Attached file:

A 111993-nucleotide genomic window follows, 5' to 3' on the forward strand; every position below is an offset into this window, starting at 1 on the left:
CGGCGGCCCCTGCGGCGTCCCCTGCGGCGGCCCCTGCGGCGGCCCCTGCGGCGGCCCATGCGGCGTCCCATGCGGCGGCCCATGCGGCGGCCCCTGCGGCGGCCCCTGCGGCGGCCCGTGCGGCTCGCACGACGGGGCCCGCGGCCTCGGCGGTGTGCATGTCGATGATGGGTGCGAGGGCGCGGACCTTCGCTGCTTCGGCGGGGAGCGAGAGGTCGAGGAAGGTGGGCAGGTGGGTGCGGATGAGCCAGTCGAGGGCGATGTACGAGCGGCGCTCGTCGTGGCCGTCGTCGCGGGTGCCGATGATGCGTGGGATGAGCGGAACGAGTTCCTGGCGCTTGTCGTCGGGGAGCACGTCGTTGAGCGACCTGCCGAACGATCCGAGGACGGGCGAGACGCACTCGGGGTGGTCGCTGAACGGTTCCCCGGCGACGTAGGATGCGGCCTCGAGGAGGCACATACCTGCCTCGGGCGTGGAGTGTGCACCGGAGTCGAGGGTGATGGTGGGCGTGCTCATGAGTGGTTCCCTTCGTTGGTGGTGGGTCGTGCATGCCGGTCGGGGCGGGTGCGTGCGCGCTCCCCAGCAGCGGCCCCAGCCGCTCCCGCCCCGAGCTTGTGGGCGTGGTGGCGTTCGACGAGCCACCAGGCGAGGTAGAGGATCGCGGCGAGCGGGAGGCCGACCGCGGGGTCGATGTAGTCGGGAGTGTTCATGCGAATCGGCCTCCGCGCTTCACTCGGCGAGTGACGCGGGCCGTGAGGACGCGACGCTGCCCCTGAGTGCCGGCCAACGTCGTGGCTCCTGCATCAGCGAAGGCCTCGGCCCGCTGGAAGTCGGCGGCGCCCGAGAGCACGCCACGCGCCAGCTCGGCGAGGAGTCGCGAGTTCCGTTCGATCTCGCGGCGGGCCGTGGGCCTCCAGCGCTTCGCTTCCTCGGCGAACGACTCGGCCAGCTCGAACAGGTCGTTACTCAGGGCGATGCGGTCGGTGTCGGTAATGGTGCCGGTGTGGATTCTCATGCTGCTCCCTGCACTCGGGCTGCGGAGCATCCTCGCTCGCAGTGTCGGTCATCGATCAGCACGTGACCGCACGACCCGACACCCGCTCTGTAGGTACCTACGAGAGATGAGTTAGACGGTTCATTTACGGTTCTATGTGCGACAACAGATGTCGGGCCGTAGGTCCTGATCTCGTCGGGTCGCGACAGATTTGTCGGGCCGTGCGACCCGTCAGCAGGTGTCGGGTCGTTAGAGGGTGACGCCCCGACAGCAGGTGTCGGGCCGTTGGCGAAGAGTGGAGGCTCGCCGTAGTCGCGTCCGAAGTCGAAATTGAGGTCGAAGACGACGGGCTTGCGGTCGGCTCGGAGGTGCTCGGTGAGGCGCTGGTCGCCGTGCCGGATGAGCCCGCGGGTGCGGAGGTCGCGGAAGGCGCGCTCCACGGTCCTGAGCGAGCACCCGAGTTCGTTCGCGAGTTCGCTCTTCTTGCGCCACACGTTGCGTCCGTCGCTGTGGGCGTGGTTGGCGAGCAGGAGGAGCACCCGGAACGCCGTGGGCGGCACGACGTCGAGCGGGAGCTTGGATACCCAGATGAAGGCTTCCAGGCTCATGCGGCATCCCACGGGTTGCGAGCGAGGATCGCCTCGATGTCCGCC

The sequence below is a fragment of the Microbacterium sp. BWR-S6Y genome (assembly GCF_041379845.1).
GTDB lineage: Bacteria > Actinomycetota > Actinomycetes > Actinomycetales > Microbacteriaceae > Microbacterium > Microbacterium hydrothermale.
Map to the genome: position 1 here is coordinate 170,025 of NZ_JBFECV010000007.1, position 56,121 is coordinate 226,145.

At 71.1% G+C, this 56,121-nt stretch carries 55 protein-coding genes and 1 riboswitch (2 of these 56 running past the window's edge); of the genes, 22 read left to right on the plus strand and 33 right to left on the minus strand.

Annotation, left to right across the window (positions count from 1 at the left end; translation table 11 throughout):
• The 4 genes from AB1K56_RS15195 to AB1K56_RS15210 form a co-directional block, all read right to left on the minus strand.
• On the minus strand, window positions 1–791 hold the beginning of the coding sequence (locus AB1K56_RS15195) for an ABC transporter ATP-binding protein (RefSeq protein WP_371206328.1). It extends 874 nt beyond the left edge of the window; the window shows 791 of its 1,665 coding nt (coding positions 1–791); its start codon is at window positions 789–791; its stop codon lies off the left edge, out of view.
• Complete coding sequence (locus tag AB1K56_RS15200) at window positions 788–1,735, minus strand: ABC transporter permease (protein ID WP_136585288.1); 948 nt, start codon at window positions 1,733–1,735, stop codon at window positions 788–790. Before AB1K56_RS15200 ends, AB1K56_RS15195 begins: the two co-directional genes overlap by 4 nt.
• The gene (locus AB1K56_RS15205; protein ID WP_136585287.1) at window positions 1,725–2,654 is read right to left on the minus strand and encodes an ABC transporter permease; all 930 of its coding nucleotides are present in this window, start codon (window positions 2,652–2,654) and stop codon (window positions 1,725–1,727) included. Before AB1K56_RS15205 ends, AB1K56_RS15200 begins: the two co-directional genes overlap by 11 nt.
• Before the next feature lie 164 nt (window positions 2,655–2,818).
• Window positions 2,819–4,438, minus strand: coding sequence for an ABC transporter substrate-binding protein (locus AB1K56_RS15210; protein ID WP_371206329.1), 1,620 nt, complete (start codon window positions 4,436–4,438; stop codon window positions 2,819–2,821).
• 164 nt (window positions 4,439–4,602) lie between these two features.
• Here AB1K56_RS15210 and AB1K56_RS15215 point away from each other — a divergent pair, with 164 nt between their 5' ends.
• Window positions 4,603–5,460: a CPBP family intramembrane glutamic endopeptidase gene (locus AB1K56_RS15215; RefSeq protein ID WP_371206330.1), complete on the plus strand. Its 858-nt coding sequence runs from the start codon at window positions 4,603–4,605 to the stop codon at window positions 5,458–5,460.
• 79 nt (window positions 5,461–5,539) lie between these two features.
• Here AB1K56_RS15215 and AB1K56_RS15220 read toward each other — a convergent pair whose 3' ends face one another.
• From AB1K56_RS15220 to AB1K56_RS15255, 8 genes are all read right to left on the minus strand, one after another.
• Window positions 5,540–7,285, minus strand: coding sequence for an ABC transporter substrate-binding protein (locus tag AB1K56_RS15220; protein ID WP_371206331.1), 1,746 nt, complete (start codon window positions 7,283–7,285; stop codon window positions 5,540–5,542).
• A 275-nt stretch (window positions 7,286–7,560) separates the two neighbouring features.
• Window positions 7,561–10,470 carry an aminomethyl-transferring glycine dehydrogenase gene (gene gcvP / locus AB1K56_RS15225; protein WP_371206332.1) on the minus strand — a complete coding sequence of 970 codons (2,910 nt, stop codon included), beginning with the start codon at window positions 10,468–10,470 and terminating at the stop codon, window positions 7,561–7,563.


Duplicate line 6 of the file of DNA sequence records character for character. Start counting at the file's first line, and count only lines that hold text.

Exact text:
At 71.1% G+C, this 56,121-nt stretch carries 55 protein-coding genes and 1 riboswitch (2 of these 56 running past the window's edge); of the genes, 22 read left to right on the plus strand and 33 right to left on the minus strand.